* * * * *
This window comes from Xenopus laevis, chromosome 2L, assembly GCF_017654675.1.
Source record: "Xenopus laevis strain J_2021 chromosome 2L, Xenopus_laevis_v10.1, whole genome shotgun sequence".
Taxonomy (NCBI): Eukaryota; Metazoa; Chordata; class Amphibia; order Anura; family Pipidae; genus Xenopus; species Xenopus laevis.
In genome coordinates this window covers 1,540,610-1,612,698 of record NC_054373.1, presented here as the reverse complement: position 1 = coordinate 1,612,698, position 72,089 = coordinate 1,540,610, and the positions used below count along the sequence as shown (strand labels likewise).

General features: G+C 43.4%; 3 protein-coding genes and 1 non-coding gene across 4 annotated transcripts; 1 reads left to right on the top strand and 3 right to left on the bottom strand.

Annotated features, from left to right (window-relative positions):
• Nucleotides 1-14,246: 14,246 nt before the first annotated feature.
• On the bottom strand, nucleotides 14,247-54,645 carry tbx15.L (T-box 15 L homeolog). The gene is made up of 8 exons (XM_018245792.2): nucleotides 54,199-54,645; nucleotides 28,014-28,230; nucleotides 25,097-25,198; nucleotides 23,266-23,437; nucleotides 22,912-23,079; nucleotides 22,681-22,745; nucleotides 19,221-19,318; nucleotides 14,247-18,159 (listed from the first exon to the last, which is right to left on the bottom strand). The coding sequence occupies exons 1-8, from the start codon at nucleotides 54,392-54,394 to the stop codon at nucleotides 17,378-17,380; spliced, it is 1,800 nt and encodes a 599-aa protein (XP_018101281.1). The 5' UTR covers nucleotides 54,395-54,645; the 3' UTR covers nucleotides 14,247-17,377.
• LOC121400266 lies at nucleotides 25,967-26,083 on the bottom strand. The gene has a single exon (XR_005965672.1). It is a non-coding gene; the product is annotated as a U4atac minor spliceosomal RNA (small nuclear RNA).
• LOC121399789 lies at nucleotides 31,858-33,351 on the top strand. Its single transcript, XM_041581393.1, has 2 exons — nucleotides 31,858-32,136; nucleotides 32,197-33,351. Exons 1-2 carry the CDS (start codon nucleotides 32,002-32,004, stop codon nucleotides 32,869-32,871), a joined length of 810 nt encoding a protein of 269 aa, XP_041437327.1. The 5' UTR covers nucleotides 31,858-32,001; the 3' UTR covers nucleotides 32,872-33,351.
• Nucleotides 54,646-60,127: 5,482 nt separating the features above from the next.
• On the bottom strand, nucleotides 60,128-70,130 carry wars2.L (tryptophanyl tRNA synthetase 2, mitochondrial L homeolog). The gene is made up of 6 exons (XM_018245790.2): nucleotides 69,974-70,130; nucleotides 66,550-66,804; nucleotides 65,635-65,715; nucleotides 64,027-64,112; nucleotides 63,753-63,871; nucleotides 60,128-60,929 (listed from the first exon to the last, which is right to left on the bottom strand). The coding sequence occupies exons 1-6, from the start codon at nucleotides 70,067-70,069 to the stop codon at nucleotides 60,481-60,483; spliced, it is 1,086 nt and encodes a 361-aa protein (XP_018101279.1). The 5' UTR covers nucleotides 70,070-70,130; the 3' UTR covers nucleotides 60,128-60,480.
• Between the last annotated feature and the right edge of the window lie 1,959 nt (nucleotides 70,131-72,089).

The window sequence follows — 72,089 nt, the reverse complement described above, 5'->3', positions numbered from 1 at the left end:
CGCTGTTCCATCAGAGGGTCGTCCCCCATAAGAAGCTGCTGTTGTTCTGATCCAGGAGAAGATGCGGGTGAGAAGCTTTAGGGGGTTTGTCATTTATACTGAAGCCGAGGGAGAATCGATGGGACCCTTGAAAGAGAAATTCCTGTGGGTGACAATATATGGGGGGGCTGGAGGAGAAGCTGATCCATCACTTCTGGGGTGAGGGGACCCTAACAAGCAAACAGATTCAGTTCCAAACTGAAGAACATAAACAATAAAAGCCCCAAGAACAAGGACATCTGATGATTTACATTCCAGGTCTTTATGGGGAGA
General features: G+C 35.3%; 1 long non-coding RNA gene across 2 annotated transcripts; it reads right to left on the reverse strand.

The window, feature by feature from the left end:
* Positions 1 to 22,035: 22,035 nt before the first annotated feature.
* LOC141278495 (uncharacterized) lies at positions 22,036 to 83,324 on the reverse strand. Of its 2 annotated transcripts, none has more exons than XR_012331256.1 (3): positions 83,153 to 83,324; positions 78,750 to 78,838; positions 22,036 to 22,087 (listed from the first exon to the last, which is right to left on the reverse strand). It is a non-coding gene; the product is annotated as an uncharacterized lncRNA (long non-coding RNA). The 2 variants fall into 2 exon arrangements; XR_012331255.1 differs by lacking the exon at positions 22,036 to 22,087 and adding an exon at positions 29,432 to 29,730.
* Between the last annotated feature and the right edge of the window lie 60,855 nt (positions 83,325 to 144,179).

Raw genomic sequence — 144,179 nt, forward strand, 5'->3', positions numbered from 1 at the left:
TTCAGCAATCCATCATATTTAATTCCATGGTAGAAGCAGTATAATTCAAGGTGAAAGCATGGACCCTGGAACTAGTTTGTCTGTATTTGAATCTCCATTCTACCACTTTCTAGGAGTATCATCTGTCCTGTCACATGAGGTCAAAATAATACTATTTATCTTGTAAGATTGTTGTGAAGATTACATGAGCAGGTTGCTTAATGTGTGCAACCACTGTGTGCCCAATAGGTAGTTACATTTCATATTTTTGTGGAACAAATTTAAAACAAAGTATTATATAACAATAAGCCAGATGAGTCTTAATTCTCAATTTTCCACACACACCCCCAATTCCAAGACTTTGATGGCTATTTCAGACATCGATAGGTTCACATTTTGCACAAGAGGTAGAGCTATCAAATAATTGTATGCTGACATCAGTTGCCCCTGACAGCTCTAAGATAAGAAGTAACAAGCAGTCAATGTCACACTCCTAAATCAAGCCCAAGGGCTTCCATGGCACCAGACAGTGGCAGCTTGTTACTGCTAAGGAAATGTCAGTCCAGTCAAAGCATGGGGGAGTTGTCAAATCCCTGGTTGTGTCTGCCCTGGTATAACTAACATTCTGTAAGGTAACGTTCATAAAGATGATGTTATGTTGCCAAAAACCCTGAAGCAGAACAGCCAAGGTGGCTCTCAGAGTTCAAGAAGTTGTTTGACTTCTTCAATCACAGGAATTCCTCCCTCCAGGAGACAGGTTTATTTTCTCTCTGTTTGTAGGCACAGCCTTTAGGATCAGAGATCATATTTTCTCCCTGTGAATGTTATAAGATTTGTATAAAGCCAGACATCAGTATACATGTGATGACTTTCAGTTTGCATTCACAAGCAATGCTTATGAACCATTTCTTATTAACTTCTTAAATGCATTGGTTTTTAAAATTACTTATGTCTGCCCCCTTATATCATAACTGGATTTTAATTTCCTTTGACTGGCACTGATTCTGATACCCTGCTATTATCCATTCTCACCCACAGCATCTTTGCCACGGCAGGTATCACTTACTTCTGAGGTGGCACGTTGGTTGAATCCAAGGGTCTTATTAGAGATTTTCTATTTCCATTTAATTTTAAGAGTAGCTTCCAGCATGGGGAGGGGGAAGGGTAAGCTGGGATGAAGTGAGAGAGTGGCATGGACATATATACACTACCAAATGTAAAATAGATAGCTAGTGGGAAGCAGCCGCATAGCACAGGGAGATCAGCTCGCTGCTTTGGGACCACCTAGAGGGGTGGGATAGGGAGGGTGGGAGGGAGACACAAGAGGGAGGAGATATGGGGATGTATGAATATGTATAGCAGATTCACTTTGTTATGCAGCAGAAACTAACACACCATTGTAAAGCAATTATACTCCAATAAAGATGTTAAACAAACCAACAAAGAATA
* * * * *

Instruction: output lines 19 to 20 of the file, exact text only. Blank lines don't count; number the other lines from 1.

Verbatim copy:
* LOC141278495 (uncharacterized) lies at positions 22,036 to 83,324 on the reverse strand. Of its 2 annotated transcripts, none has more exons than XR_012331256.1 (3): positions 83,153 to 83,324; positions 78,750 to 78,838; positions 22,036 to 22,087 (listed from the first exon to the last, which is right to left on the reverse strand). It is a non-coding gene; the product is annotated as an uncharacterized lncRNA (long non-coding RNA). The 2 variants fall into 2 exon arrangements; XR_012331255.1 differs by lacking the exon at positions 22,036 to 22,087 and adding an exon at positions 29,432 to 29,730.
* Between the last annotated feature and the right edge of the window lie 60,855 nt (positions 83,325 to 144,179).